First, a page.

I spent Father’s Day visiting my parents in South Texas.  Much of our conversation was about the state of the world and how bad things have been this 2020.  But the trajectory of human progress—like the stock market—is not a straight line. There are ups-and-downs.  There are bumps in the road.  There always have been.  There always will be.

Many of my friends in the South Texas of the 1970s wore the same ragged clothes to school every day, clothes that were washed by their own hands and hung out to dry in the open air.  Some didn’t have electricity.  One didn’t even have running water.  Incomes are still lower in today’s South Texas, but even the least fortunate have electricity, air conditioning, washing machines, vehicles, big screen TVs, Internet, and iPhones.  Quality of life for Americans has surged over the last half century.

“Consider the U.S. just three decades ago.  . . . Eleven percent of us fell below the poverty line (as measured by consumption).  . . .  [Today] [t]hree percent of us fall below the consumption poverty line.”  Steven Pinker, The Enlightenment Is Working (Wall Street Journal Feb. 10-11, 2018).

The world, too, has greatly improved.  I’ve visited more than 140 countries, including 31 in Africa. Over the course of my travels, I have personally witnessed dramatic transformations.  People went from no phones to mobile phones.  People went from no electricity to solar panels on their roofs. People went from drinking parasite-infested river water to clean water pumped from wells powered by the sun.  It’s been amazing to watch the speed with which the worst-off around the world have dramatically improved their conditions.

“Globally, the 30-year scorecard also favors the present.  . . . 37% of the population lived in extreme poverty, barely able to feed themselves, compared with 9.6% today.”  Steven Pinker, The Enlightenment Is Working (Wall Street Journal Feb. 10-11, 2018).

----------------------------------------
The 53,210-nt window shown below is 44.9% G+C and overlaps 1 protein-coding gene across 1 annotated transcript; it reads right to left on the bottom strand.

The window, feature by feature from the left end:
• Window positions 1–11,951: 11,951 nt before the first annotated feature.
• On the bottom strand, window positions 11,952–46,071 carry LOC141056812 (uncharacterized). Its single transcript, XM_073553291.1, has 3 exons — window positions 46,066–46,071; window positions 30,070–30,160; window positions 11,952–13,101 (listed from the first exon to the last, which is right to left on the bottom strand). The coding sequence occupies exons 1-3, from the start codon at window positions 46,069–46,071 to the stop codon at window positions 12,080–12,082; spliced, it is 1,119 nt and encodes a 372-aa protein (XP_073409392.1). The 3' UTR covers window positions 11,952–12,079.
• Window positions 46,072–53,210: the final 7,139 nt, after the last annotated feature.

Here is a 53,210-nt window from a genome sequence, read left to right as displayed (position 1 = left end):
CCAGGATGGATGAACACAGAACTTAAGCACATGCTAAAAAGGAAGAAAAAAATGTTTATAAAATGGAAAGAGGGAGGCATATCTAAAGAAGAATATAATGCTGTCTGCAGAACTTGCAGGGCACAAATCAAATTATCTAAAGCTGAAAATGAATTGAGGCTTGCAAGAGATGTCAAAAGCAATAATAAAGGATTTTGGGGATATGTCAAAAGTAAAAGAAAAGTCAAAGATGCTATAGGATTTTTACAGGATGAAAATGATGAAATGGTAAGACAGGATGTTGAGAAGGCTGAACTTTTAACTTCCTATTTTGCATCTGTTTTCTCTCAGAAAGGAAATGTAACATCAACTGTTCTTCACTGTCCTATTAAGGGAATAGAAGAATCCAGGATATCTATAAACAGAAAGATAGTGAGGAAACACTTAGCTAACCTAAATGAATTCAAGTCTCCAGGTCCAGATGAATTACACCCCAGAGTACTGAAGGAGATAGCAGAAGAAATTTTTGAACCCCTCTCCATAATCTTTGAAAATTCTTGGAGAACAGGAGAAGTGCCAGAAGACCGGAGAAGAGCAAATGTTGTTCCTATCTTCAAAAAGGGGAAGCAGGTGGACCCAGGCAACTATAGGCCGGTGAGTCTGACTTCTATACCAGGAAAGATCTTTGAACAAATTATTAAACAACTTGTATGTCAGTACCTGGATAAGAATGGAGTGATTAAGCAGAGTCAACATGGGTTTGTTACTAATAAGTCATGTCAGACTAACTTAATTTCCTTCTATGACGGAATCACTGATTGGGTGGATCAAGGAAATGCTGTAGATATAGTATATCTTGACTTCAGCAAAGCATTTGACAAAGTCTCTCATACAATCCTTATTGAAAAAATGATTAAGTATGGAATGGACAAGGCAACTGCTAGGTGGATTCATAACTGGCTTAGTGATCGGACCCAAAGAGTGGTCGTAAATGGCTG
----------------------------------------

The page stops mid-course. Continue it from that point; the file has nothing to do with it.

The below figure shows how the vast majority of countries have seen their per capita wealth multiply since 1950:

Screen Shot 2020-06-22 at 1.03.15 PM

Looking further backward in time, the numbers are even more astounding:

  • “The world is about a hundred times wealthier than it was two centuries ago, and the prosperity is becoming more evenly distributed across countries and people.”
  • “Two centuries ago, 12% of the world could read and write; today, 85% can.”
  • “Americans work 22 fewer hours a week than they did in the late 19thcentury and lose 43 fewer hours to housework.”

Steven Pinker, The Enlightenment Is Working (Wall Street Journal Feb. 10-11, 2018).

The below chart of GDP per capita for the United States says it all:

Screen Shot 2020-06-22 at 1.50.37 PM

Human progress will always face setbacks.  Pandemics will come and go.  Bad ideas will hobble economies.  Evil people will destroy what others have worked so hard to build.  Yet the world is more resilient than ever.  The iPhone in my pocket is more powerful than the computer that landed Americans on the moon in 1969.  A person with a good idea can cheaply market it to the entire world.  For every step backward, we will take two—or three—or ten—forward.  The march of progress will go on.  Tomorrow will be even better.

About the Gaille Energy Blog. The Gaille Energy Blog (view counter = 156,114) discusses issues in the field of energy law, with periodic posts at www.gaillelaw.com. Scott Gaille is a Lecturer in Law at the University of Chicago Law School, an Adjunct Professor in Management at Rice University’s Graduate School of Business, the author of three books on energy law (Construction Energy Development, Shale Energy Development, and International Energy Development), and co-author of the award-winning travel compilation, Strange Tales of World Travel (Bronze Medalist, IPPY Awards for Best 2019 Travel Essay; ForeWord Magazine Finalist for Best Travel Book of 2019; North American Travel Journalists’ Honorable Mention for Best Travel Book of 2019).

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